My alpha chat lit up with notifications last night as news of the Solana hack rolled in.
“Massive exploit/drain going on with Solana seeing it live in Taiyo tons of people losing their whole balance out of no where.”
“Move everything to a ledger NOW.” @SolportTom
My chat began to speculate on what had happened as Twitter was ablaze with updates. A lot of folks took shots at the layer 1 chain known for its lightning-fast speeds and its frequent outages.
“Friendly reminder: Solana is the McDonald’s ice cream machine of L1 blockchain platforms.” [email protected]
The number of hacks in the Web 3 space is getting far too many to track at this point. The saying goes, “Another day, another hack.” and yet this feels quite literal as the breach took place just hours after almost $200 million in digital assets were stolen from the cross-chain messaging protocol Nomad.
While the details of the hack were initially unclear, Slope and Phantom wallets were seeing millions drained from them in a matter of hours. The SolanaStatus Twitter page was keeping the wider Web 3 community updated on the rapidly unfolding situation.
“An exploit allowed a malicious actor to drain funds from a number of wallets on Solana. As of 5am UTC approximately 7,767 wallets have been affected. The exploit has affected several wallets, including Slope and Phantom.”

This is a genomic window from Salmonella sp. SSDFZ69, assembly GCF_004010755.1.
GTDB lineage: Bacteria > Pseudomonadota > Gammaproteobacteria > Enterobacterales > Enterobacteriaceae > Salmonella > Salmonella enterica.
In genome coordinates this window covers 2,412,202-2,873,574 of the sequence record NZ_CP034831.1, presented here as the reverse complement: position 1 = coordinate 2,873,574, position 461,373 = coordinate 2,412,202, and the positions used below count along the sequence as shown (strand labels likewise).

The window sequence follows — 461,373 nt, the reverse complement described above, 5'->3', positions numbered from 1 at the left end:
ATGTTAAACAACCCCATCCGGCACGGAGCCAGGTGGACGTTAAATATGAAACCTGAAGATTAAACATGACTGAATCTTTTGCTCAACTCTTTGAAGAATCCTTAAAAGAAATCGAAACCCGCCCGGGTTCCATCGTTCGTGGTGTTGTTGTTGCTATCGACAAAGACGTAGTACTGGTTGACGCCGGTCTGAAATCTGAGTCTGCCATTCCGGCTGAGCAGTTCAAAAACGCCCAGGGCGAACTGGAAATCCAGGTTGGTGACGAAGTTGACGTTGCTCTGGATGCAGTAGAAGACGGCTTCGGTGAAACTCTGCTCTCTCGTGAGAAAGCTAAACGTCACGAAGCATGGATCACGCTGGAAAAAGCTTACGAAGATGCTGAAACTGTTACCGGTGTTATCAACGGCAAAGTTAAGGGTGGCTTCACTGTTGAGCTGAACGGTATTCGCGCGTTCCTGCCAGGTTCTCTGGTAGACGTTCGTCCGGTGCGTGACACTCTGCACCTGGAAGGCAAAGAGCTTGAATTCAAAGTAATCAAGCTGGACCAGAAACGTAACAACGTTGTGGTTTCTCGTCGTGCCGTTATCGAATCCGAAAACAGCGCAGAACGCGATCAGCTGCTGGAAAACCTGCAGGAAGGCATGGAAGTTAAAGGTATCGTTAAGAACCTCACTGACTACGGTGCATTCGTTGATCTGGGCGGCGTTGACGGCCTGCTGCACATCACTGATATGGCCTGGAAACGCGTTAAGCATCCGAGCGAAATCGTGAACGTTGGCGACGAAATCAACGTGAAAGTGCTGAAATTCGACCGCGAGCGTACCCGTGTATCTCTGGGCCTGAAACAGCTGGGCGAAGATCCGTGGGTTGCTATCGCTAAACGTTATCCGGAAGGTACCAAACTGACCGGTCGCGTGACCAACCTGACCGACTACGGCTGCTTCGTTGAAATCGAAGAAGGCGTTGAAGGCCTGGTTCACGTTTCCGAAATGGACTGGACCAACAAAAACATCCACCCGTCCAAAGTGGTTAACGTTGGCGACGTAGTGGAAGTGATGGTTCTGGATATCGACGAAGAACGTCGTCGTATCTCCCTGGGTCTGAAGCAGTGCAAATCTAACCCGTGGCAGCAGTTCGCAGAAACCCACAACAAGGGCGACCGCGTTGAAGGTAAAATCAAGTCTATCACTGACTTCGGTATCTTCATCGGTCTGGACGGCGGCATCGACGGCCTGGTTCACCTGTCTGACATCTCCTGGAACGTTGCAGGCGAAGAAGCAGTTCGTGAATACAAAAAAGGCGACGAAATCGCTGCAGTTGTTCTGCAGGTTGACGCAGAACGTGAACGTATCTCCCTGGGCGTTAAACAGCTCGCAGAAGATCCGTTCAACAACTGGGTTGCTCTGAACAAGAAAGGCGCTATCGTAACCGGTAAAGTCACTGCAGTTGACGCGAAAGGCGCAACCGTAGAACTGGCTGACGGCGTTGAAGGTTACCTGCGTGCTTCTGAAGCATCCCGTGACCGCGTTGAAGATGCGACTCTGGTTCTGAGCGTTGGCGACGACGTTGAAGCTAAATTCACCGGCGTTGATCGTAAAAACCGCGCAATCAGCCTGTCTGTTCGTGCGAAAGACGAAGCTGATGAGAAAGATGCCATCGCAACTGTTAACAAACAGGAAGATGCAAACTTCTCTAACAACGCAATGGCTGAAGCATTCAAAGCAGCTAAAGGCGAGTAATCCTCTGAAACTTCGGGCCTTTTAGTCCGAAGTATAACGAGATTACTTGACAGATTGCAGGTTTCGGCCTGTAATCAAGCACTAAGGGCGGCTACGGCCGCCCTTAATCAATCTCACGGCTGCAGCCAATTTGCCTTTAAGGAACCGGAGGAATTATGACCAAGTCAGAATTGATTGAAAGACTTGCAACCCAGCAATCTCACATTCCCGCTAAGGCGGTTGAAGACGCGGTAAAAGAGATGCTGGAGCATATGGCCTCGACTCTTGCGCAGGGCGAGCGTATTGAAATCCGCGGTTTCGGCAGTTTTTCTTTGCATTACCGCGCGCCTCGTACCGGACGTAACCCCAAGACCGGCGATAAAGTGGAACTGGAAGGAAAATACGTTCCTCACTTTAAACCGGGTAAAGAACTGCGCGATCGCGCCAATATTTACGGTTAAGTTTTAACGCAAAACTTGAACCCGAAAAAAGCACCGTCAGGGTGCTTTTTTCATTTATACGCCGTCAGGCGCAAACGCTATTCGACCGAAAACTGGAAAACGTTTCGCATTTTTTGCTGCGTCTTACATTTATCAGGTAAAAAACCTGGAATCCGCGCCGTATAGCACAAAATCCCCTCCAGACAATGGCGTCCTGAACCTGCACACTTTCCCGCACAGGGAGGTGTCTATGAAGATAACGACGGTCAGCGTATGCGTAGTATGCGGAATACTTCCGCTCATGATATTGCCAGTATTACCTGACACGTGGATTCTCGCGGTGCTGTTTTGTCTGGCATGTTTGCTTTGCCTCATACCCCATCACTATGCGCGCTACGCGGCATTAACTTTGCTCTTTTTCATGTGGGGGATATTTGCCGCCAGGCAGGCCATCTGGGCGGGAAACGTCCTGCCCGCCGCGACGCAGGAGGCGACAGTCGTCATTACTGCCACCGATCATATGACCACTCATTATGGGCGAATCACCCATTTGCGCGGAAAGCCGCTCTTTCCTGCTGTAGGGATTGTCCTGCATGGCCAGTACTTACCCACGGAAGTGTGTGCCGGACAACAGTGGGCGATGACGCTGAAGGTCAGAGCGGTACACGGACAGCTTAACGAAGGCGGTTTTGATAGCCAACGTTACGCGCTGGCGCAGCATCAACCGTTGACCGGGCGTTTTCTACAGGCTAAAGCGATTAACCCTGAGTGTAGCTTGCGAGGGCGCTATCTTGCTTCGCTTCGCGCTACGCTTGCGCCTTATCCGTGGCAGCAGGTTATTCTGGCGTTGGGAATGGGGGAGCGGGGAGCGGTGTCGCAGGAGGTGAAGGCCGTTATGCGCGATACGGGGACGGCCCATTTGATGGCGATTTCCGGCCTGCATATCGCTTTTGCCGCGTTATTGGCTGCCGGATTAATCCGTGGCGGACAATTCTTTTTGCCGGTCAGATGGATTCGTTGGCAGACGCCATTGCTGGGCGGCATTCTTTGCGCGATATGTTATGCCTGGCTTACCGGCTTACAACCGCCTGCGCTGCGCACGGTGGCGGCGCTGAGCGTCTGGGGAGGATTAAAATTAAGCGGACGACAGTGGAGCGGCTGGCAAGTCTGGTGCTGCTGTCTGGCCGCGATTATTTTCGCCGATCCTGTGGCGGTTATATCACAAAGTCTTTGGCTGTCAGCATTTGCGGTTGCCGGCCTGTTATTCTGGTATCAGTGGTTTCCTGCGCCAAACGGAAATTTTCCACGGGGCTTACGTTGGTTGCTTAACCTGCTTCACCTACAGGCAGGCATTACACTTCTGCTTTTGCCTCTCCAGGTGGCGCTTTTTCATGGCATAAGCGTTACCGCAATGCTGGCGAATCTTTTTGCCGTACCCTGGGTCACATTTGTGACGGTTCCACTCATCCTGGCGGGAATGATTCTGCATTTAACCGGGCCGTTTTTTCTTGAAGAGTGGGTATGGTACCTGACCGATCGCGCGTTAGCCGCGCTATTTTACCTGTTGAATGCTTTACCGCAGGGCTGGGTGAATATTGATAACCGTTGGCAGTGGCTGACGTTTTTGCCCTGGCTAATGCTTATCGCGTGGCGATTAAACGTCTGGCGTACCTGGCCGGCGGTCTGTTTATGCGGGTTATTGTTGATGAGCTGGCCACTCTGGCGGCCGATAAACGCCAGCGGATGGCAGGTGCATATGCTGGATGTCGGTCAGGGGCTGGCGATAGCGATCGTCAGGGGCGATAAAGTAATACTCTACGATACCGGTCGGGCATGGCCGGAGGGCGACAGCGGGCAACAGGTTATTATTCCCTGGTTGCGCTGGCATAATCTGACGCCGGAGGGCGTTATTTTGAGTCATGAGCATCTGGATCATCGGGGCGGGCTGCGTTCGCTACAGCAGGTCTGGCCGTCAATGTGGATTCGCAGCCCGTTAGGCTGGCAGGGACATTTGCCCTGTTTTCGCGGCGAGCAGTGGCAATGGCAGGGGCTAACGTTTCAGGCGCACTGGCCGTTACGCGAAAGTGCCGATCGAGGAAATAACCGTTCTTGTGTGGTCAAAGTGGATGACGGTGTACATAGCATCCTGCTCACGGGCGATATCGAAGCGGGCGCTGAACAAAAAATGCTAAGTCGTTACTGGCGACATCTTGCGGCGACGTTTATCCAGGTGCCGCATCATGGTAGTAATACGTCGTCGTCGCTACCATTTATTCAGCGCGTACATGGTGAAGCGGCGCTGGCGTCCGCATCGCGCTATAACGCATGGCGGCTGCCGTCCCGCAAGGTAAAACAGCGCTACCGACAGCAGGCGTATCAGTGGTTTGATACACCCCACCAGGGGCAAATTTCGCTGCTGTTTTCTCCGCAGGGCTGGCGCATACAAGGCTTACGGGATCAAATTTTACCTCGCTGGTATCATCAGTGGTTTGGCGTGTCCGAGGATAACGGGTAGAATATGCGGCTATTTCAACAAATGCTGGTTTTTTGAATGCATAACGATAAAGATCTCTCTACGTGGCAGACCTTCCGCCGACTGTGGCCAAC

The Twitter page run by the Solana Foundation went on to stress the importance of using a hardware wallet as the only way to ensure adequate safety for your digital assets.
“There’s no evidence hardware wallets have been impacted — and users are strongly encouraged to use hardware wallets.” @solanastatus
Unfortunately, a major issue facing the Web 3 community is that hardware wallets are not widely used as they tend to be expensive and inconvenient. However, those lucky enough to have one set up did not have to go through the soul-crushing experience of seeing their wallet drained entirely.
By this afternoon, we had a clearer indication of how this breach may have occurred. According to a tweet from @oxfoobar and later confirmed by CoinDesk, Slope Wallet may have logged seed phrases as plain text on their own internal servers. Phantom Wallet users who also used Slope were compromised in the attack.
Slope Wallet released a statement where they neither confirm nor deny the allegations though they seem to take some accountability for the situation.
“We are actively diagnosing, and are committed to publishing a full post-mortem, earning back your trust, and making this as right as we can.” — Slope
While the exact numbers vary, it is estimated that victims were drained of nearly $6 million in Sol. The exact dollar figure is not as large as other breaches we have covered, however, Solana is one of the most prominent L1 chains and the news of the Slope hack does not bode well for the reputational safety of Web 3.
Get a Ledger and stay safe out there.
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